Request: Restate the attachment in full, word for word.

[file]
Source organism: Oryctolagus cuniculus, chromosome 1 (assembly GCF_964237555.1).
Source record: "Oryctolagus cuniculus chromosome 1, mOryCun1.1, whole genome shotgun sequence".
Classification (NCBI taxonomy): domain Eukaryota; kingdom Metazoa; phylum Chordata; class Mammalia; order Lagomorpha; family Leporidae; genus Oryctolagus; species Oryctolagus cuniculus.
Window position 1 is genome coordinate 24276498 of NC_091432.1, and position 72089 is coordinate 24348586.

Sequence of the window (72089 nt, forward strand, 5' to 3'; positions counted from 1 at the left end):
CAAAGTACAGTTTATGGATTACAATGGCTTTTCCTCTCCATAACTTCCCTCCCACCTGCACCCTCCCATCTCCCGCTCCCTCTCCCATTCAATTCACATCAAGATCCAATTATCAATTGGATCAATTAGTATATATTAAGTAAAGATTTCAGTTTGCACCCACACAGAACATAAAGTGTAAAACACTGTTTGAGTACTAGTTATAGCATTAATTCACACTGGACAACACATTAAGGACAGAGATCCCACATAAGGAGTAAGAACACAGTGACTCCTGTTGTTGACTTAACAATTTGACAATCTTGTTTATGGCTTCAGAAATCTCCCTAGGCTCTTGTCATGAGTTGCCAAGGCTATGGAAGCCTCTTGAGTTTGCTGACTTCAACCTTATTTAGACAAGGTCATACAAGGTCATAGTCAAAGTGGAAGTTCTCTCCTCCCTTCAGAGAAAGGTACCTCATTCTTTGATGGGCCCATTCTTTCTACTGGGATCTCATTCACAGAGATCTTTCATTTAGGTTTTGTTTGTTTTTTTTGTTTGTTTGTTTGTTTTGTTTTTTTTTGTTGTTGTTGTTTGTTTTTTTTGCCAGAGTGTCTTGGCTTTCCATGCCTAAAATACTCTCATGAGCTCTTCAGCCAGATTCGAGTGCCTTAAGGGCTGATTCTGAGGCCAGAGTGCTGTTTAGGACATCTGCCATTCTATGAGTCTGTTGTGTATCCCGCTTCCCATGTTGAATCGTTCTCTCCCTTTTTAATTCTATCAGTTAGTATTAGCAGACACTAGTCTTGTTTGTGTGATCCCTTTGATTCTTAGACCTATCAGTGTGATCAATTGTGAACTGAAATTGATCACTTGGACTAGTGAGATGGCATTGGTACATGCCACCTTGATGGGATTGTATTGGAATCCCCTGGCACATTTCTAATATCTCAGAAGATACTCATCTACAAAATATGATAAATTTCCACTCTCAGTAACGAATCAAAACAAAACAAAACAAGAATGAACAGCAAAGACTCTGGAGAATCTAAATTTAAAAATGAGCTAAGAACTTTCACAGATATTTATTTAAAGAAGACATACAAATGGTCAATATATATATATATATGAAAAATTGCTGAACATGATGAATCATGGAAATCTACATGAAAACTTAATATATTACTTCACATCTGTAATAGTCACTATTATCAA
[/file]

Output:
Source organism: Oryctolagus cuniculus, chromosome 1 (assembly GCF_964237555.1).
Source record: "Oryctolagus cuniculus chromosome 1, mOryCun1.1, whole genome shotgun sequence".
Classification (NCBI taxonomy): domain Eukaryota; kingdom Metazoa; phylum Chordata; class Mammalia; order Lagomorpha; family Leporidae; genus Oryctolagus; species Oryctolagus cuniculus.
Window position 1 is genome coordinate 24276498 of NC_091432.1, and position 72089 is coordinate 24348586.

Sequence of the window (72089 nt, forward strand, 5' to 3'; positions counted from 1 at the left end):
CAAAGTACAGTTTATGGATTACAATGGCTTTTCCTCTCCATAACTTCCCTCCCACCTGCACCCTCCCATCTCCCGCTCCCTCTCCCATTCAATTCACATCAAGATCCAATTATCAATTGGATCAATTAGTATATATTAAGTAAAGATTTCAGTTTGCACCCACACAGAACATAAAGTGTAAAACACTGTTTGAGTACTAGTTATAGCATTAATTCACACTGGACAACACATTAAGGACAGAGATCCCACATAAGGAGTAAGAACACAGTGACTCCTGTTGTTGACTTAACAATTTGACAATCTTGTTTATGGCTTCAGAAATCTCCCTAGGCTCTTGTCATGAGTTGCCAAGGCTATGGAAGCCTCTTGAGTTTGCTGACTTCAACCTTATTTAGACAAGGTCATACAAGGTCATAGTCAAAGTGGAAGTTCTCTCCTCCCTTCAGAGAAAGGTACCTCATTCTTTGATGGGCCCATTCTTTCTACTGGGATCTCATTCACAGAGATCTTTCATTTAGGTTTTGTTTGTTTTTTTTGTTTGTTTGTTTGTTTTGTTTTTTTTTGTTGTTGTTGTTTGTTTTTTTTGCCAGAGTGTCTTGGCTTTCCATGCCTAAAATACTCTCATGAGCTCTTCAGCCAGATTCGAGTGCCTTAAGGGCTGATTCTGAGGCCAGAGTGCTGTTTAGGACATCTGCCATTCTATGAGTCTGTTGTGTATCCCGCTTCCCATGTTGAATCGTTCTCTCCCTTTTTAATTCTATCAGTTAGTATTAGCAGACACTAGTCTTGTTTGTGTGATCCCTTTGATTCTTAGACCTATCAGTGTGATCAATTGTGAACTGAAATTGATCACTTGGACTAGTGAGATGGCATTGGTACATGCCACCTTGATGGGATTGTATTGGAATCCCCTGGCACATTTCTAATATCTCAGAAGATACTCATCTACAAAATATGATAAATTTCCACTCTCAGTAACGAATCAAAACAAAACAAAACAAGAATGAACAGCAAAGACTCTGGAGAATCTAAATTTAAAAATGAGCTAAGAACTTTCACAGATATTTATTTAAAGAAGACATACAAATGGTCAATATATATATATATATGAAAAATTGCTGAACATGATGAATCATGGAAATCTACATGAAAACTTAATATATTACTTCACATCTGTAATAGTCACTATTATCAA